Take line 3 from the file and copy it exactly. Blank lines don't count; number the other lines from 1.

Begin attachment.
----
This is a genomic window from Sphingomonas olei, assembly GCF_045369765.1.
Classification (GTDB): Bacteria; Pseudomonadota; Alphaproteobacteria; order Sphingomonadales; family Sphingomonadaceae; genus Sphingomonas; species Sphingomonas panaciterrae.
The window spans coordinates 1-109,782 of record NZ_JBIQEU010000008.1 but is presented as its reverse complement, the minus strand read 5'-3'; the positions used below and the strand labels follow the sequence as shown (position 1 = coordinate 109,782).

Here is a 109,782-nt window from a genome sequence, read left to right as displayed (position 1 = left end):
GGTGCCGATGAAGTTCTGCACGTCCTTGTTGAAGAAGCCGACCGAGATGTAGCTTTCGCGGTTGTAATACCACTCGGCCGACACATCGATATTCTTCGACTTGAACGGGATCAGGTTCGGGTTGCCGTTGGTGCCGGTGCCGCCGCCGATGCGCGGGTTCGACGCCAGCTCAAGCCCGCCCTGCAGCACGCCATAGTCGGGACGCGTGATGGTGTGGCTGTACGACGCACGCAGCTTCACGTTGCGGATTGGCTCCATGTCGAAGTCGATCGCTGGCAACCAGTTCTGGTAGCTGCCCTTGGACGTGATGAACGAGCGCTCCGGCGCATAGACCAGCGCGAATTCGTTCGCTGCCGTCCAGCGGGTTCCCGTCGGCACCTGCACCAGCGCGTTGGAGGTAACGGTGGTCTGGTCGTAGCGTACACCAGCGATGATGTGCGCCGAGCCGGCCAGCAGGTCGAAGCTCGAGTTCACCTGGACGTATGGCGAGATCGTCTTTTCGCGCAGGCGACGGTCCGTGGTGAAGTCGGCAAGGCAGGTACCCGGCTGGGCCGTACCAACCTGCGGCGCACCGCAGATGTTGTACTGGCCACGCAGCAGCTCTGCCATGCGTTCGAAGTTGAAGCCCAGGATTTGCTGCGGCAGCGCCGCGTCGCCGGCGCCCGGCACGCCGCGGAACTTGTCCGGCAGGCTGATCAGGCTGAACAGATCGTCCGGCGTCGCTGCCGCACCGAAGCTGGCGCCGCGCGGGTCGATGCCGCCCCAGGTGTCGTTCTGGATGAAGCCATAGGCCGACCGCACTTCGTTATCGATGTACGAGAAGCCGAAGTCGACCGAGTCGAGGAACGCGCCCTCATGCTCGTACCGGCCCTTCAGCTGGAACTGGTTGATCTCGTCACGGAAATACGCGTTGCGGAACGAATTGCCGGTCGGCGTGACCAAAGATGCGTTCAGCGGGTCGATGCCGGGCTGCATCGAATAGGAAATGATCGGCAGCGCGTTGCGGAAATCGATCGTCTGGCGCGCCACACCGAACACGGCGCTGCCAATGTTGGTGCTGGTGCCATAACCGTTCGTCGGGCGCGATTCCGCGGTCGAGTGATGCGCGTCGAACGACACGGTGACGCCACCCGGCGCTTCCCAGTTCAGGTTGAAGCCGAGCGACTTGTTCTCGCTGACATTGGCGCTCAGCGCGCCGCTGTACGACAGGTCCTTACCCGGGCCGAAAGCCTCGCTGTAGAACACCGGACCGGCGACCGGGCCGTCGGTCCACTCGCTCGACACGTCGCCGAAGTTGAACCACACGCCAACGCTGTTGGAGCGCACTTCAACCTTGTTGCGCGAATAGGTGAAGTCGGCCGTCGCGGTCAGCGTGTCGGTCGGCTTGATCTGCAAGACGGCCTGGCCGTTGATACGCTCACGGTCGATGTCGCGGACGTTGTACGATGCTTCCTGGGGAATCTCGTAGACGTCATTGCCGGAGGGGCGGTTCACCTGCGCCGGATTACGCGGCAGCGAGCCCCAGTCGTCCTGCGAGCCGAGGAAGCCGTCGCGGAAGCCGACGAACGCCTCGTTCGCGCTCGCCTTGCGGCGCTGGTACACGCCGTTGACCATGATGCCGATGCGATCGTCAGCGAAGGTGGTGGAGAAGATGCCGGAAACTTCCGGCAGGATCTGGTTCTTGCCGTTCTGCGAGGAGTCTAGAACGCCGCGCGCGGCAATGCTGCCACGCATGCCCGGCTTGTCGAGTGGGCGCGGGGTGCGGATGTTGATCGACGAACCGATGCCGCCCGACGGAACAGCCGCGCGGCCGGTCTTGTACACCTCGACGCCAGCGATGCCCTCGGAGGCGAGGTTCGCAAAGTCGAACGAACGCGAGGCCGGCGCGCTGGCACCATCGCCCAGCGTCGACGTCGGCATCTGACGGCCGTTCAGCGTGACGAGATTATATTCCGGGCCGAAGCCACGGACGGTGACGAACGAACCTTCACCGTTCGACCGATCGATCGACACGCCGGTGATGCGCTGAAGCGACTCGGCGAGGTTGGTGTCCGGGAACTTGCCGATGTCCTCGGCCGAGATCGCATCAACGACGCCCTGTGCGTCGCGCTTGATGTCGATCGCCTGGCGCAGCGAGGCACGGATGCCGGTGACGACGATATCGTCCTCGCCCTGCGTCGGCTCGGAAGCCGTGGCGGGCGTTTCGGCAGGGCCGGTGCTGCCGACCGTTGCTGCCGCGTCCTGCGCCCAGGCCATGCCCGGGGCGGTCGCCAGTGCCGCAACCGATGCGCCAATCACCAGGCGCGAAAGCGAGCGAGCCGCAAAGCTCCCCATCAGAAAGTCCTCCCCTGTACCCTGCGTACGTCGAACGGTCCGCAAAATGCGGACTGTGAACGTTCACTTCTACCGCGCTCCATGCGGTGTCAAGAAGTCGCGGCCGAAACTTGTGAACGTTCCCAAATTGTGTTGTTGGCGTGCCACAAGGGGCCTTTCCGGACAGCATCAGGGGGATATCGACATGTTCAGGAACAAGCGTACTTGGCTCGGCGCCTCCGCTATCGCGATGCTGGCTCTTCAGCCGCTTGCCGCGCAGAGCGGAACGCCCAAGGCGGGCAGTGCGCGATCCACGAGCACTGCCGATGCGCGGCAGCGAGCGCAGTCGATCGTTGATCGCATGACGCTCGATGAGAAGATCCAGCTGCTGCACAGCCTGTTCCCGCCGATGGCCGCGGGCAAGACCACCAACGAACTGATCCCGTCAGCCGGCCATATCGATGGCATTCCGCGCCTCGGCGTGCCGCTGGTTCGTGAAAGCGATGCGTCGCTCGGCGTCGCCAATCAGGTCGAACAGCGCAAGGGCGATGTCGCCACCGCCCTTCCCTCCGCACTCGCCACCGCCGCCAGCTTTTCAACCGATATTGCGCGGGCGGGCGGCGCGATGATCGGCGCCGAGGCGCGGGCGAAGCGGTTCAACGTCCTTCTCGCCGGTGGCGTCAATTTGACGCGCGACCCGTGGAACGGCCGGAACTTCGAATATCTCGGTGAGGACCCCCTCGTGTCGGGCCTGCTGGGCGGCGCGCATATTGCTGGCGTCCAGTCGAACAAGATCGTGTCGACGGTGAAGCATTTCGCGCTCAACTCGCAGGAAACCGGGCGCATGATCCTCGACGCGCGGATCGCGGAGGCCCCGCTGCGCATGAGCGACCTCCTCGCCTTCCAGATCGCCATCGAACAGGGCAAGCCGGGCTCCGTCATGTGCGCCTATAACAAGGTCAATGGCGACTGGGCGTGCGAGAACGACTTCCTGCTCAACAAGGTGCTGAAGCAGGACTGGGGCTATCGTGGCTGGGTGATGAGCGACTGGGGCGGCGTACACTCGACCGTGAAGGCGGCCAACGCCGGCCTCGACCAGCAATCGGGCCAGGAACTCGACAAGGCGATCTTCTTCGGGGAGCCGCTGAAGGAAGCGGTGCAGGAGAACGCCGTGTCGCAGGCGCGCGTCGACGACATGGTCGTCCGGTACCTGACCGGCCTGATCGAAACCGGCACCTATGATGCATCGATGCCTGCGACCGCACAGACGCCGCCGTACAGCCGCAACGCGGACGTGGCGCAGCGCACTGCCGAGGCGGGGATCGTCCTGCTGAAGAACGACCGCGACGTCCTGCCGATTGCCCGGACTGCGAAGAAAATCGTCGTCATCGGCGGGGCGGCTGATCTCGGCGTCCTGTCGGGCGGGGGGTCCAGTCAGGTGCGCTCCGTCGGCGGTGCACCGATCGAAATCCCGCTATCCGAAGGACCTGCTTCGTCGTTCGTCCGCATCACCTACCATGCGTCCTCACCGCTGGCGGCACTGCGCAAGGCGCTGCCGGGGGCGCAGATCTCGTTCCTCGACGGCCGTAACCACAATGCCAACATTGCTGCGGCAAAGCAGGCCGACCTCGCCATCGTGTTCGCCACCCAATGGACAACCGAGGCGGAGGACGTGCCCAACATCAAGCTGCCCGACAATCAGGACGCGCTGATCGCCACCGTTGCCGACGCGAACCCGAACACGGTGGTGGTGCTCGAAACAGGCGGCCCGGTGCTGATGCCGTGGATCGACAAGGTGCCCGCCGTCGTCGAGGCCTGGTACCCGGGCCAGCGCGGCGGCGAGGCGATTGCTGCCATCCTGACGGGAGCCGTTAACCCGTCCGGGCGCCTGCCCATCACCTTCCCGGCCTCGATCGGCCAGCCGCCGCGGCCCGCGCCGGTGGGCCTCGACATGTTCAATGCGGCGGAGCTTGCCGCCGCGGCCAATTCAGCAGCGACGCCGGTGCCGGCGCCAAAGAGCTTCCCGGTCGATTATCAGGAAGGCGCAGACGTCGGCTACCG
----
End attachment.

The window spans coordinates 1-109,782 of record NZ_JBIQEU010000008.1 but is presented as its reverse complement, the minus strand read 5'-3'; the positions used below and the strand labels follow the sequence as shown (position 1 = coordinate 109,782).